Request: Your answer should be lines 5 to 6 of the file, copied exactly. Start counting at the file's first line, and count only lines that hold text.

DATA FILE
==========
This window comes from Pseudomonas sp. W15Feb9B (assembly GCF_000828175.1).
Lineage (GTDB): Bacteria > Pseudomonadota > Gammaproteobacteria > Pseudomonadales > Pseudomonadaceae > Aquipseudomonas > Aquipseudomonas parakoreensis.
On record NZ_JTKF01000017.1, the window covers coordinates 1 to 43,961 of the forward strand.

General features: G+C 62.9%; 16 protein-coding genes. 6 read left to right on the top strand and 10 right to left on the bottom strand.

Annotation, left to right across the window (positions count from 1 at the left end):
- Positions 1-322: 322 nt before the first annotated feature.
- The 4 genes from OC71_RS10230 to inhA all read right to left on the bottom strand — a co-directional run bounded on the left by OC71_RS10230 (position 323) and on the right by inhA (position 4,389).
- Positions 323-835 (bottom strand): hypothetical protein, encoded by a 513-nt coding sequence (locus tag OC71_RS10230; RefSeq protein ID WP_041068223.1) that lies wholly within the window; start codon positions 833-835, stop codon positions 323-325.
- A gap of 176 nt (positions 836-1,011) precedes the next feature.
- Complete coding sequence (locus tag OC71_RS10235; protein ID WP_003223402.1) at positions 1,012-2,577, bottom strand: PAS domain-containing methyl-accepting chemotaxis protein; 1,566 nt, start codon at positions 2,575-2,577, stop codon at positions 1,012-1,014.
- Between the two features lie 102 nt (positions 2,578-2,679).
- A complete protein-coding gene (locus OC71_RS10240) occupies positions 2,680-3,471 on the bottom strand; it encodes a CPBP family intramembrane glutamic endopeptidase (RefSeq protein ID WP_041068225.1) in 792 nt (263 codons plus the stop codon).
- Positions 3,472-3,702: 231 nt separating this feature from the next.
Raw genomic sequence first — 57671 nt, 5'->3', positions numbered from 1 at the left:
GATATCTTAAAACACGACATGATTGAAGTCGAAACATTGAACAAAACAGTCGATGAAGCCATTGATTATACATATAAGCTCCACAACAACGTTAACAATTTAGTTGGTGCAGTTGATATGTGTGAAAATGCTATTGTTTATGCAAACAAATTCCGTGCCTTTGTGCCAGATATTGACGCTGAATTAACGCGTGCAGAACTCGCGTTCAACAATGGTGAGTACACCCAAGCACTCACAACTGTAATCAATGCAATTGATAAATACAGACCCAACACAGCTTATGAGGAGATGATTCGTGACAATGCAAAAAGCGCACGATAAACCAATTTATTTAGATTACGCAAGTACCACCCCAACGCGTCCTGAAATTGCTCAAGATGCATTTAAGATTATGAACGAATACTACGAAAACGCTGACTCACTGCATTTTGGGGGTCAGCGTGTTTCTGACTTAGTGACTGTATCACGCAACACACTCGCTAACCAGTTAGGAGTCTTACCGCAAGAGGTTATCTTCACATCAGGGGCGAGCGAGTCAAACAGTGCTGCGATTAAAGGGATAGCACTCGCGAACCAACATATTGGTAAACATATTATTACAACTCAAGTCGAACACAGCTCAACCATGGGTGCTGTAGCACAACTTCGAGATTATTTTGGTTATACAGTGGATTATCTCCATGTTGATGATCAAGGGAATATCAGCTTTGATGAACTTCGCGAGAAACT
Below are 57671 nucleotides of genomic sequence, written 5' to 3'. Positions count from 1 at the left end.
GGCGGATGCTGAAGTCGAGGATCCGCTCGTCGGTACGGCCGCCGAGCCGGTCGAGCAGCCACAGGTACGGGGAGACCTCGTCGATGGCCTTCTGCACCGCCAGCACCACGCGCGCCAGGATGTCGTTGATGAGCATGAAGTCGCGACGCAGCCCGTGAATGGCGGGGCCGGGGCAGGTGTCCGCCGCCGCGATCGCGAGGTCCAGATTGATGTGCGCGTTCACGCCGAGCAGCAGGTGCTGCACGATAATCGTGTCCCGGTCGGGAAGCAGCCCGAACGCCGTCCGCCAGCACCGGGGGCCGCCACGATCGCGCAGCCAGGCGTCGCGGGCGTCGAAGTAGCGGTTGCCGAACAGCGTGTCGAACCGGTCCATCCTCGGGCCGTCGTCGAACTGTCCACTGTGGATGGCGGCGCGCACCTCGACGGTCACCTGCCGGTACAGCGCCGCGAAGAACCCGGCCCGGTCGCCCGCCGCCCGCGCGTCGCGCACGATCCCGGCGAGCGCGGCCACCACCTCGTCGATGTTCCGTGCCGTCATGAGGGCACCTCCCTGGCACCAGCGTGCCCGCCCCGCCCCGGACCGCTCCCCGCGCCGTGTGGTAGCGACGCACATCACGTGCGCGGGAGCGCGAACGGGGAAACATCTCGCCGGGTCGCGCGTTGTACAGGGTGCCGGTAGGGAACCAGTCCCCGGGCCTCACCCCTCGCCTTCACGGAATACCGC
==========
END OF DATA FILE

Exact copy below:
Annotation, left to right across the window (positions count from 1 at the left end):
- Positions 1-322: 322 nt before the first annotated feature.